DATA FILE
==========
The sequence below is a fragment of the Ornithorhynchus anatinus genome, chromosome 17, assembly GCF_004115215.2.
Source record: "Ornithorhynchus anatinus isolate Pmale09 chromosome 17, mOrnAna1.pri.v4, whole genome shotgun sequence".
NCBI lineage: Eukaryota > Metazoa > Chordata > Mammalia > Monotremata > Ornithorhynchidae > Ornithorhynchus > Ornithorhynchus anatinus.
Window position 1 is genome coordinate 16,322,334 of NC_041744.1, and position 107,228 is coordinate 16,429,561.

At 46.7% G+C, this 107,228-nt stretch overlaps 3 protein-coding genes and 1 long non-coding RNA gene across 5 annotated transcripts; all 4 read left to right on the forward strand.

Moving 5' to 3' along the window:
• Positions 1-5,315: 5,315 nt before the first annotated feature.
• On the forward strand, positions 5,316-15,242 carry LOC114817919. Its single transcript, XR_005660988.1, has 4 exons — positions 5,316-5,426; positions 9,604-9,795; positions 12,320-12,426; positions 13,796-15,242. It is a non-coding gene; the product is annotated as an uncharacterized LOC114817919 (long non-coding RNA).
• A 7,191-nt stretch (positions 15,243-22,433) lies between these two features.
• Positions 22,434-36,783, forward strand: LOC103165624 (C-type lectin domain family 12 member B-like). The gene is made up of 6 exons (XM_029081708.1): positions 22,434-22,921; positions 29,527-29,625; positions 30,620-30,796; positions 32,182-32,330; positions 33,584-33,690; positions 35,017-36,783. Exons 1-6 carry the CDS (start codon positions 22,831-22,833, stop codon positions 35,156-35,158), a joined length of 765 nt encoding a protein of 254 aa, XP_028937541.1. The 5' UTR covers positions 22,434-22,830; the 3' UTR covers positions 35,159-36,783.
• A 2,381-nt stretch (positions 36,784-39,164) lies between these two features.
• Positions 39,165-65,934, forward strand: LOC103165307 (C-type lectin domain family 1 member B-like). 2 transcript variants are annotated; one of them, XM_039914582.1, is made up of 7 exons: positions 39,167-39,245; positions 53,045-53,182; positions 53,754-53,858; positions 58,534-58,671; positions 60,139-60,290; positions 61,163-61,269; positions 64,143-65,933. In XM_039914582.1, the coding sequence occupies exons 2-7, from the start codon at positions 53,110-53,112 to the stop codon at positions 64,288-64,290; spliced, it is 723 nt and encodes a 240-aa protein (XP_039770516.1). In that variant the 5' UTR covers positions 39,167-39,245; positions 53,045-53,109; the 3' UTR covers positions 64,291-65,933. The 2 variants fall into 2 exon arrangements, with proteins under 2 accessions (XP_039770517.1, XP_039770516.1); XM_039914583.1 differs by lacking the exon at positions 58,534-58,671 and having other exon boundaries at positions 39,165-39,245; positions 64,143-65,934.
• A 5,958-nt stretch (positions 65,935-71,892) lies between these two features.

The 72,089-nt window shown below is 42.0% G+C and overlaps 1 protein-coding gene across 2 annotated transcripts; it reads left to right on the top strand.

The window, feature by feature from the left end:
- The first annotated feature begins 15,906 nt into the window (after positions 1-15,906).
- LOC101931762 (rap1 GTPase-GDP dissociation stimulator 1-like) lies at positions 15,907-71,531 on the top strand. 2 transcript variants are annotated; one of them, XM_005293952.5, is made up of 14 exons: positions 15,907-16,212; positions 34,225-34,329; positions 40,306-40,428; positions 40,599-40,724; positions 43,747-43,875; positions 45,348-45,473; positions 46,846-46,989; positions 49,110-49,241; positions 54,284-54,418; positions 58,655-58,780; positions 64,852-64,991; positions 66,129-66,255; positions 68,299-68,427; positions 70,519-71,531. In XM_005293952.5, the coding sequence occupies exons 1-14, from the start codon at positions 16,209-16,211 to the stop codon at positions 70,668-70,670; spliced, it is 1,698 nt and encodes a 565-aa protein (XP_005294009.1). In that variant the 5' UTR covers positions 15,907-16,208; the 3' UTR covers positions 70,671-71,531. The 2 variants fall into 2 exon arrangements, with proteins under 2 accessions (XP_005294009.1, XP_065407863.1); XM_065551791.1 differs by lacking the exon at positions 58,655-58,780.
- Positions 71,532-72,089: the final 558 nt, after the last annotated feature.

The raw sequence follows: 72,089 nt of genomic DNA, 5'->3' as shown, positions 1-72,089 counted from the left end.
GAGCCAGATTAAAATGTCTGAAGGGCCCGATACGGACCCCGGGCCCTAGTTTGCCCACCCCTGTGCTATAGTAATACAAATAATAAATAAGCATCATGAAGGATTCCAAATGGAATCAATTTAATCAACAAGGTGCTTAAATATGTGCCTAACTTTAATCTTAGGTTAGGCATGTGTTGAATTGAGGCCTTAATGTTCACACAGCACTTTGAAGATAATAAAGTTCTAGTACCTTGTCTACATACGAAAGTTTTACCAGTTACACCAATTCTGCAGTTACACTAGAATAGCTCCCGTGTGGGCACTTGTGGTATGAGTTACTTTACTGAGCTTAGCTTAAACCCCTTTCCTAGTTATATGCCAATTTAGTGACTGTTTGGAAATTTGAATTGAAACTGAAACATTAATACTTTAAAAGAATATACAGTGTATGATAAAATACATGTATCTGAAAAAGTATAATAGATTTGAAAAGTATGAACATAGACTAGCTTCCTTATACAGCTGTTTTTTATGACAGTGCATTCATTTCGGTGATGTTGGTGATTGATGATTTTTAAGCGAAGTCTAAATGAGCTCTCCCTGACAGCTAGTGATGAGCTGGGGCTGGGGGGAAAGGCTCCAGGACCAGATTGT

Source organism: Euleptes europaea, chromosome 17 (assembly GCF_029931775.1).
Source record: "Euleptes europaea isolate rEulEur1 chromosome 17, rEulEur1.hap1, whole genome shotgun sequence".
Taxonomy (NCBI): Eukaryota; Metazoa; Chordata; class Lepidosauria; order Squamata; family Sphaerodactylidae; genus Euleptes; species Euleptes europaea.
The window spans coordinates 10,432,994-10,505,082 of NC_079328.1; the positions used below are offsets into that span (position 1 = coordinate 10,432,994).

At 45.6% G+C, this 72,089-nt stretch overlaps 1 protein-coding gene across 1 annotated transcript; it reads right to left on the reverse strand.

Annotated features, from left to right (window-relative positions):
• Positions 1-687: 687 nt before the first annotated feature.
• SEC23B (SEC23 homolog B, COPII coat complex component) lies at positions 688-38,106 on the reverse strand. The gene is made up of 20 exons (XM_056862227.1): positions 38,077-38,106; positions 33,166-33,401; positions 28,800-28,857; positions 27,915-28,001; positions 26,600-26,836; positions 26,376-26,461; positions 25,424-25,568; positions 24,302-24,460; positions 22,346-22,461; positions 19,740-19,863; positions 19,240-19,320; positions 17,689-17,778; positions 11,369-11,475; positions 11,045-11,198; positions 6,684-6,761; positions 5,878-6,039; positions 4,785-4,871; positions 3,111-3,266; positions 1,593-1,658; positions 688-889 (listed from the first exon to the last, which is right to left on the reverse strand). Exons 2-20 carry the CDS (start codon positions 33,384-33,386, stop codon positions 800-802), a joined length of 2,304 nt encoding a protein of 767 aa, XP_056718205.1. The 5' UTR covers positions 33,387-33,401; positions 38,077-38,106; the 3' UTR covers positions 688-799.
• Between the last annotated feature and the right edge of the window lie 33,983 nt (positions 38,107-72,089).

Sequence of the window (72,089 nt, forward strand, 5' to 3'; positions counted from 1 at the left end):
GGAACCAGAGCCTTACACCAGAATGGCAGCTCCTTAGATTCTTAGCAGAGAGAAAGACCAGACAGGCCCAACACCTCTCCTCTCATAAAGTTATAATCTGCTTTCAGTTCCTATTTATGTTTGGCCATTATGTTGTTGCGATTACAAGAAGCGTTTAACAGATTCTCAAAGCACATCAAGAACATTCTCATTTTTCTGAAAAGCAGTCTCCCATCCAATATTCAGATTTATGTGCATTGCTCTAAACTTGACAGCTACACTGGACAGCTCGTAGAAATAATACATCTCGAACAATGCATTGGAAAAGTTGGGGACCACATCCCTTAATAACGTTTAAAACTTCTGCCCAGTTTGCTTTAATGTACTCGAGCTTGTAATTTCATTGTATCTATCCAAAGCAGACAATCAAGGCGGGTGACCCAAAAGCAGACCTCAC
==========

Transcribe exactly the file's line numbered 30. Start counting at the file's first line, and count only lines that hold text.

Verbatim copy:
Sequence of the window (72,089 nt, forward strand, 5' to 3'; positions counted from 1 at the left end):